an expert like ReKeithen to unravel all this, it’s going to cost you significantly more than if you hired him from the outset, and did everything and reported everything properly the first time.

Amy Laburda
So Shomari, you touched a little bit on buying a home if you're abroad and its tax implications, and that that was somewhat shaped by the Tax Cuts and Jobs Act. Now, if people are following the news, if they're politically inclined, they may know that a lot of things in that law are scheduled to sunset in 2025.

Is this a provision that might go away? And if so, what would take its place?

Shomari Hearn
Right. So currently, because of the Tax Cuts and Jobs Act of 2017, typically state and local income taxes, property taxes that you pay on a home in the U.S., for example, are deductible, but they're capped at $10,000. Prior to that act,

you would even be able to deduct property taxes on real estate that you bought outside of the country. However, that tax act actually removed that ability to take that deduction. So don't… you know, you shouldn't expect, at least for the next couple years, that you will be able to deduct property taxes on that home that you bought abroad. Assuming Congress doesn't act by the end of 2025,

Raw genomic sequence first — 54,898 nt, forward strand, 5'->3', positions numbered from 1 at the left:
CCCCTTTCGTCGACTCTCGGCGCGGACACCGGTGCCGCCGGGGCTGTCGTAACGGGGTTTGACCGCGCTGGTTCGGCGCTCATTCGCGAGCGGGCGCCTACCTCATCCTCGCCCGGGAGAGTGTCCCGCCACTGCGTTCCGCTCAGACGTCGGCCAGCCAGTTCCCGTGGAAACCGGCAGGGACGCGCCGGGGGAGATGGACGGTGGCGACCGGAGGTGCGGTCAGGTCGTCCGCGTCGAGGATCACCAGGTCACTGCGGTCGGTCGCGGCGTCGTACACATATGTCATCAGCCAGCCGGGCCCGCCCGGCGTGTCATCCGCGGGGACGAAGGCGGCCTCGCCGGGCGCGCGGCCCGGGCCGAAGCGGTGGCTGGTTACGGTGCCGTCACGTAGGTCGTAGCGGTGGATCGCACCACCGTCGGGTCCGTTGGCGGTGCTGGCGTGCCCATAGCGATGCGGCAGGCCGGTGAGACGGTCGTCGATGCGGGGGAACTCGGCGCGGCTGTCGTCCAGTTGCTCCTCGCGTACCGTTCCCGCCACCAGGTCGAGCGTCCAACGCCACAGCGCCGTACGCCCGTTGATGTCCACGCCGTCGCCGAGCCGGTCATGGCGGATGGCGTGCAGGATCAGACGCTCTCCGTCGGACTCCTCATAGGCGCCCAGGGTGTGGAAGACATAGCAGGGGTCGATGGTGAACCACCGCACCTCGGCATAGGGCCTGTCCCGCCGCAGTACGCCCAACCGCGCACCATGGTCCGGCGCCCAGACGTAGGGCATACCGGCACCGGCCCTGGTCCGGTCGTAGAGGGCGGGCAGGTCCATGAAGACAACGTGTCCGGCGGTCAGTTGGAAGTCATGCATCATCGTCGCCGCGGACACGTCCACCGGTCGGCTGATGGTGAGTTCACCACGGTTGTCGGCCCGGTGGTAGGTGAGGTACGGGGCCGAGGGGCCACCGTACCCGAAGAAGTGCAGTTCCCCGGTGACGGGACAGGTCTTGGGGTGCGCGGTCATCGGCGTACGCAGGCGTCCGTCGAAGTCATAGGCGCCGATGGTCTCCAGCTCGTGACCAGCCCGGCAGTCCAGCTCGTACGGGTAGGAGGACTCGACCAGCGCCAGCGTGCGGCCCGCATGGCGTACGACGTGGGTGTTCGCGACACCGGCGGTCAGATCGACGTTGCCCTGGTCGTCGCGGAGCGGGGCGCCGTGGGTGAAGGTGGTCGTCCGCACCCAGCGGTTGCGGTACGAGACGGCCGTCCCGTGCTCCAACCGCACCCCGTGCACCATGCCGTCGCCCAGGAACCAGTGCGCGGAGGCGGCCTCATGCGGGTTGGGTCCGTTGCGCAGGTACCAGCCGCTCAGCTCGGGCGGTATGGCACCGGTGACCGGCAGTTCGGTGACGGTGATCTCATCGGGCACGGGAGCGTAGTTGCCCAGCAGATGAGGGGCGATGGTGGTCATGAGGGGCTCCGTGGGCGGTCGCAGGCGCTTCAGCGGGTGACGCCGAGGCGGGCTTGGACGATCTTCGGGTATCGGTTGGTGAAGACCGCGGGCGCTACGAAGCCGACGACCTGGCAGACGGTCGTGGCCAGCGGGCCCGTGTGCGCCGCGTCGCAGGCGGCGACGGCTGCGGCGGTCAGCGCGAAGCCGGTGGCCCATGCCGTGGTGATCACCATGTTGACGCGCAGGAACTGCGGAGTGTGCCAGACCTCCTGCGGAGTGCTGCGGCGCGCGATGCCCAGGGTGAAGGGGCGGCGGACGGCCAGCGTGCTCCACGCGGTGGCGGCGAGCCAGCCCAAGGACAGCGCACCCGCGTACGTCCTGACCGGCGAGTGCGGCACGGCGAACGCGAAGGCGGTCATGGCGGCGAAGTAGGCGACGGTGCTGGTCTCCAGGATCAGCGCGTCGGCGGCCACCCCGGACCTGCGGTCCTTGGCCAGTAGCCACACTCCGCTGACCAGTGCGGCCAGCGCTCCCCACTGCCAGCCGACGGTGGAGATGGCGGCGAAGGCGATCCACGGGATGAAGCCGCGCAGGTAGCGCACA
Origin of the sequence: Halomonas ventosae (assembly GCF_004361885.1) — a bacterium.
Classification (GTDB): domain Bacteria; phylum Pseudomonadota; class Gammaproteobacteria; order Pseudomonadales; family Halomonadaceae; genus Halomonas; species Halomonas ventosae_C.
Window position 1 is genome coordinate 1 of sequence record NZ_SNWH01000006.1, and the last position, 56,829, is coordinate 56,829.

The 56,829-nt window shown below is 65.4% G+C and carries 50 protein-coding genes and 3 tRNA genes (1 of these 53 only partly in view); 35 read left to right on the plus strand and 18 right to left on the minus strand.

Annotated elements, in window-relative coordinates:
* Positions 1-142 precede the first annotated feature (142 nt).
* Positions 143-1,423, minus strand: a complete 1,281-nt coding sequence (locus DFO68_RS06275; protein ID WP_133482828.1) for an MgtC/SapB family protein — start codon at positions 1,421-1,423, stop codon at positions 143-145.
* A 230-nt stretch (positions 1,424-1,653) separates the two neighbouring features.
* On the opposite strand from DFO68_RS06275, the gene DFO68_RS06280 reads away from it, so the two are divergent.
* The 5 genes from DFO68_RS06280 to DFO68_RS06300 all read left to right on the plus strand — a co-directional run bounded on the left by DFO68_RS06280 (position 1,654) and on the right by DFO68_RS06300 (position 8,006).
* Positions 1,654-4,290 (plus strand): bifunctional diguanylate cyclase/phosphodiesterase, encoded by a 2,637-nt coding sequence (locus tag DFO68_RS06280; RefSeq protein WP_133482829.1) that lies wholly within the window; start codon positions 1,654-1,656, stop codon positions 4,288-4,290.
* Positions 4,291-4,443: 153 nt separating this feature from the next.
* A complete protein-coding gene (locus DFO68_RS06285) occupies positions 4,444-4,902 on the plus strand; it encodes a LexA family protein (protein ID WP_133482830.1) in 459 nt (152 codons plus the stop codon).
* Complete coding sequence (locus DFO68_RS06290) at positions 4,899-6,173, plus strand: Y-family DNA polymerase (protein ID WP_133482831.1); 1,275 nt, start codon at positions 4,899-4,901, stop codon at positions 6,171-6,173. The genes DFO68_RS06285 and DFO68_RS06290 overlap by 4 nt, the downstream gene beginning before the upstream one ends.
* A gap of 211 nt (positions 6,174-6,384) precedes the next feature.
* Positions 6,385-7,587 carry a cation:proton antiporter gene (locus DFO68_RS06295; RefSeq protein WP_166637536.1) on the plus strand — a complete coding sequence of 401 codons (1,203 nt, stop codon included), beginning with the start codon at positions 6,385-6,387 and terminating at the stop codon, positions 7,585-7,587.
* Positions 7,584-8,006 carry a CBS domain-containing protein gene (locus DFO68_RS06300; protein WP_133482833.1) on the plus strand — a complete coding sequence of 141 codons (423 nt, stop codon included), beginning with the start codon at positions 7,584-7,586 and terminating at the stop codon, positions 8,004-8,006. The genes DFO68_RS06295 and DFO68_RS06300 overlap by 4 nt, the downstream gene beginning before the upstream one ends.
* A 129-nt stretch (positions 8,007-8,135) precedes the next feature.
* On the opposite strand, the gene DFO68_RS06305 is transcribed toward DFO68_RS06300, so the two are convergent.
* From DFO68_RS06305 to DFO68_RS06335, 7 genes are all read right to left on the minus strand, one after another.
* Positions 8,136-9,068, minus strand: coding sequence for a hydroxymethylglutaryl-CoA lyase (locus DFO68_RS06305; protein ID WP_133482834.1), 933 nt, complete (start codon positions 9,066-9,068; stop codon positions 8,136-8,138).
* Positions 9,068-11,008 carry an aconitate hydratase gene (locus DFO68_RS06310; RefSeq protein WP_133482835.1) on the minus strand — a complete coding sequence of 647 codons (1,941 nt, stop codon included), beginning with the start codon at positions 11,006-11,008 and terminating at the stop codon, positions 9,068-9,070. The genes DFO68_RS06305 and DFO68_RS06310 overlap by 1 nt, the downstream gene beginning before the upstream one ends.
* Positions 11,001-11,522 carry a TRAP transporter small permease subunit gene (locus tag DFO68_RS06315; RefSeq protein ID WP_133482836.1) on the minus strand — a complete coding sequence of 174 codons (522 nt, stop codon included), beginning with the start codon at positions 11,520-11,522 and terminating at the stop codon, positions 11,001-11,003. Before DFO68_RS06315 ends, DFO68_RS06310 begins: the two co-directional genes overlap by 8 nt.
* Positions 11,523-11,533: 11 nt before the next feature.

or decides [not] to extend those current tax provisions, then the ability to deduct those property taxes may be reinstated. And then another thing to consider is, besides property taxes, if there is a mortgage on that property of some sort, you would be able to deduct… you still would be able to deduct the mortgage interest.

If you're buying — Currently, similarly, under that same tax act, to purchase a new home, you can deduct up to $750,000 of mortgage interest on a loan of up to $750,000, if you're buying now. And then that could be reinstated to $1 million after the tax act sunsets at the end of 2025.

Just something to consider.

ReKeithen Miller
Yeah, I've actually seen some clients, they had mortgages overseas, but obviously we know we went through our period of very low interest rates. And so, even with mortgage balances pretty high, like they had, in some cases, mortgages under 1%. And so the mortgage interest, given the fact that the standard deduction has been raised in the U.S., a lot of people weren't even getting the chance to take the mortgage interest deduction. So that shows how the differences in